by Mark G. Carter

While serving with the 10th Fighter-Bomber Squadron of the 50th Fighter-Bomber Wing at Hahn Air Base in Germany, we transittoned from F-86Fs to "H"s in mid-1955. Our transition was pretty "loose" as were a lot of things back then. There was little, if any, ground school, and I do not recall any Dash One technical orders being available. Our new birds were shipped via naval transports to Brindisi, Italy where they were reassembled. I do not remember how we checked out our ferry pilots (and I was one of them, but I remember my second ride was as an instructor to check out a fellow pflot.

After we had accumulated some time in the "H", probably 20 hours, two flights went to Cazaux, France for air-to-air gunnery practice (we had to become combat ready quickly). Since we were "advancing" from the.50s on the "F" to the 20mm cannons on the "H", we were looking forward to this exercise. One can image our disappointment, and our total lack of understanding when, after flying two or three firing missions of four birds each, there were no (zero) paint holes in the target!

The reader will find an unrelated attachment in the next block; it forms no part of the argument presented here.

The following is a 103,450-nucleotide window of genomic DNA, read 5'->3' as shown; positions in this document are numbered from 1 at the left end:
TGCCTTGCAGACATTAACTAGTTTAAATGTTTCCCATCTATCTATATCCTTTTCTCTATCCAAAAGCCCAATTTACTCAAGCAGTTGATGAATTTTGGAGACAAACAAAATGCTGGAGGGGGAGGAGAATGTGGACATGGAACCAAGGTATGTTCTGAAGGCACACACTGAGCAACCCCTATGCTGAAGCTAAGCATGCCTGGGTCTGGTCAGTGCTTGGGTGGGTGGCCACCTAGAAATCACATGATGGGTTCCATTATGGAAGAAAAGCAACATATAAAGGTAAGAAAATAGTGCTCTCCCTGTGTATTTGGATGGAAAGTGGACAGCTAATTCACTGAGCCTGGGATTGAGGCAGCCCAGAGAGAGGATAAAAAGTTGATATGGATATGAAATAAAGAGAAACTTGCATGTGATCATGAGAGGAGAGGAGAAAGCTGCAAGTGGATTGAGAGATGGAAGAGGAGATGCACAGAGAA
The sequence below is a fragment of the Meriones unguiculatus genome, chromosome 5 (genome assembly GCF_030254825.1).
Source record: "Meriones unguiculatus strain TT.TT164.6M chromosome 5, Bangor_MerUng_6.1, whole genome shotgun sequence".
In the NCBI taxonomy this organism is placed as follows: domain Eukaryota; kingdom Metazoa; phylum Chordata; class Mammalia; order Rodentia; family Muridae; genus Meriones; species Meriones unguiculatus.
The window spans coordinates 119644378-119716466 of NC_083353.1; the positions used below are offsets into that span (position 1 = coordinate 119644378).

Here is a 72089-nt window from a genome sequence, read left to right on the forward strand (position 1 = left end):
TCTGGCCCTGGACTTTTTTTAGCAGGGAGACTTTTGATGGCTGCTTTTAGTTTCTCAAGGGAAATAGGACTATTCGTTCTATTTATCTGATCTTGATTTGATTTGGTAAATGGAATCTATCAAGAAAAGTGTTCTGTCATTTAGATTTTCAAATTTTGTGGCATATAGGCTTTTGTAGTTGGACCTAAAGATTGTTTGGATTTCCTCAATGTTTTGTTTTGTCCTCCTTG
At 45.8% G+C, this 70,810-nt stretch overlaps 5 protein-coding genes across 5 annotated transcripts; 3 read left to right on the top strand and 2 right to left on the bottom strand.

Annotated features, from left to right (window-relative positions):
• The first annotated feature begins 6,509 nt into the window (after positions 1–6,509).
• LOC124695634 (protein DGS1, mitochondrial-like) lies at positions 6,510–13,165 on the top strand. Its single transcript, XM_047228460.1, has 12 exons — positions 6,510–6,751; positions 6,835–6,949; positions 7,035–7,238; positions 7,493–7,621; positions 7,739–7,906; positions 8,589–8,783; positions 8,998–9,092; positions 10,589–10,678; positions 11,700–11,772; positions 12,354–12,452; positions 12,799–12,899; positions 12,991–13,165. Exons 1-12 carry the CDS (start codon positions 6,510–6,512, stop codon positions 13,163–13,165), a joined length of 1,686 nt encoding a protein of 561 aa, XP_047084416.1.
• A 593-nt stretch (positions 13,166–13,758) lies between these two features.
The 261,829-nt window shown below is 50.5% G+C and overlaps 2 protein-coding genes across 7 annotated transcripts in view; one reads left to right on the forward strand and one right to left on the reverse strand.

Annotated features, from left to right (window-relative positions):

We immediately decided our guns were not boresighted properly. We called Hahn to have our boresighting equipment flown in. The next day, instead of seeing the wing Ops. Gooneybird land with our equipment, a lone F-86F Sabre arrived. Out crawled our recently arrived 417th Squadron commander, Lieutenant Colonel Chuck Yeager! Chuck did not discuss the situation. Instead, he strapped on one of our shiny, new "H's (without the benefit of any checkout), and he went on our next gunnery mission. The other three guys (including me) again scored zero, but Chuck shot 70%! He then looked at our gun camera film and found the problem. We were using the sight picture for the "F" which was wrong for the "H"! None of us knew better but Chuck did as he had flown many developmental flights in the "H" at Edwards Air Force Base years before.

In addition to having such a famous and truly superb pilot as Chuck Yeager in our wing, we had another top notch pilot and gentleman as the commander of our other squadron, the 81st FBS, namely Robby Risner, but that is another story!

Look for an intdepth inteview with Chuck Yeager about his Sabre years in a future issue of Sabre Jet Classics.

No portion of this article may be used or reprinted without permission from the President of the F-86 Sabre Pilots Association or the editor of Sabre Jet Classics magazine.

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